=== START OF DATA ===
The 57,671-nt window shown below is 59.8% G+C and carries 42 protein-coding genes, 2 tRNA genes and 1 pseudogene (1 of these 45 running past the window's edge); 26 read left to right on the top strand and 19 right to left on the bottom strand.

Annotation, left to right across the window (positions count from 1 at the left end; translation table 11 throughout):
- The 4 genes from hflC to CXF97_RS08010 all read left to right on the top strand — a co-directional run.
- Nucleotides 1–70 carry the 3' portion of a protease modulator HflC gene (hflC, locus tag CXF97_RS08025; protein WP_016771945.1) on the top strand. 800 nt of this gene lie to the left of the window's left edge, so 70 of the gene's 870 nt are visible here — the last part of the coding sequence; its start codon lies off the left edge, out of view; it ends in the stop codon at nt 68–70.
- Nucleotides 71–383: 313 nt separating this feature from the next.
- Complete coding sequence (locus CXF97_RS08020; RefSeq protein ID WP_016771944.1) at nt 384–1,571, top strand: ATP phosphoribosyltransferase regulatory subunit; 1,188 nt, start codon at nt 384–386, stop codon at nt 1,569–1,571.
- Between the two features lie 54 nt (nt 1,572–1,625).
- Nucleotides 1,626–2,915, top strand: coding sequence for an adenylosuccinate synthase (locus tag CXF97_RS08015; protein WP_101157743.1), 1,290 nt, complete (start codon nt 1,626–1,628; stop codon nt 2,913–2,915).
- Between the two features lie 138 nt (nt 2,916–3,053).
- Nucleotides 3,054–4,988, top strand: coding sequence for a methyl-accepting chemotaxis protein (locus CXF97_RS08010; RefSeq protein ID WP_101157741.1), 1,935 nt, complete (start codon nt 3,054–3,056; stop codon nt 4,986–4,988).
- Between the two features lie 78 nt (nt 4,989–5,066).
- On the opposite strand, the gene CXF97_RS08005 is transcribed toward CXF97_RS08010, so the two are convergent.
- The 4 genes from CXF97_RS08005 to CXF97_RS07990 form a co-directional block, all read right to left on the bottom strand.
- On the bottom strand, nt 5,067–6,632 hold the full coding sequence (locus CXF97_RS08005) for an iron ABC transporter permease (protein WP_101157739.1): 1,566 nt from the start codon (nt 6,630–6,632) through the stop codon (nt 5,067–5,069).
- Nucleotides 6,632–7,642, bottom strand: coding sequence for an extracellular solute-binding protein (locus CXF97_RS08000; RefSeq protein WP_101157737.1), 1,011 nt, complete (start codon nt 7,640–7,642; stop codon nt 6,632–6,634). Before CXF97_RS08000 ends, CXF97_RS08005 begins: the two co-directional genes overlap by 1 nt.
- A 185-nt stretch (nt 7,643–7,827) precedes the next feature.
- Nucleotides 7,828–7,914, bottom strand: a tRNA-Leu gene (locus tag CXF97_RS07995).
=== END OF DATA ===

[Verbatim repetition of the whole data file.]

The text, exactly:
The 57,671-nt window shown below is 59.8% G+C and carries 42 protein-coding genes, 2 tRNA genes and 1 pseudogene (1 of these 45 running past the window's edge); 26 read left to right on the top strand and 19 right to left on the bottom strand.

Annotation, left to right across the window (positions count from 1 at the left end; translation table 11 throughout):
- The 4 genes from hflC to CXF97_RS08010 all read left to right on the top strand — a co-directional run.
- Nucleotides 1–70 carry the 3' portion of a protease modulator HflC gene (hflC, locus tag CXF97_RS08025; protein WP_016771945.1) on the top strand. 800 nt of this gene lie to the left of the window's left edge, so 70 of the gene's 870 nt are visible here — the last part of the coding sequence; its start codon lies off the left edge, out of view; it ends in the stop codon at nt 68–70.
- Nucleotides 71–383: 313 nt separating this feature from the next.
- Complete coding sequence (locus CXF97_RS08020; RefSeq protein ID WP_016771944.1) at nt 384–1,571, top strand: ATP phosphoribosyltransferase regulatory subunit; 1,188 nt, start codon at nt 384–386, stop codon at nt 1,569–1,571.
- Between the two features lie 54 nt (nt 1,572–1,625).
- Nucleotides 1,626–2,915, top strand: coding sequence for an adenylosuccinate synthase (locus tag CXF97_RS08015; protein WP_101157743.1), 1,290 nt, complete (start codon nt 1,626–1,628; stop codon nt 2,913–2,915).
- Between the two features lie 138 nt (nt 2,916–3,053).
- Nucleotides 3,054–4,988, top strand: coding sequence for a methyl-accepting chemotaxis protein (locus CXF97_RS08010; RefSeq protein ID WP_101157741.1), 1,935 nt, complete (start codon nt 3,054–3,056; stop codon nt 4,986–4,988).
- Between the two features lie 78 nt (nt 4,989–5,066).
- On the opposite strand, the gene CXF97_RS08005 is transcribed toward CXF97_RS08010, so the two are convergent.
- The 4 genes from CXF97_RS08005 to CXF97_RS07990 form a co-directional block, all read right to left on the bottom strand.
- On the bottom strand, nt 5,067–6,632 hold the full coding sequence (locus CXF97_RS08005) for an iron ABC transporter permease (protein WP_101157739.1): 1,566 nt from the start codon (nt 6,630–6,632) through the stop codon (nt 5,067–5,069).
- Nucleotides 6,632–7,642, bottom strand: coding sequence for an extracellular solute-binding protein (locus CXF97_RS08000; RefSeq protein WP_101157737.1), 1,011 nt, complete (start codon nt 7,640–7,642; stop codon nt 6,632–6,634). Before CXF97_RS08000 ends, CXF97_RS08005 begins: the two co-directional genes overlap by 1 nt.
- A 185-nt stretch (nt 7,643–7,827) precedes the next feature.
- Nucleotides 7,828–7,914, bottom strand: a tRNA-Leu gene (locus tag CXF97_RS07995).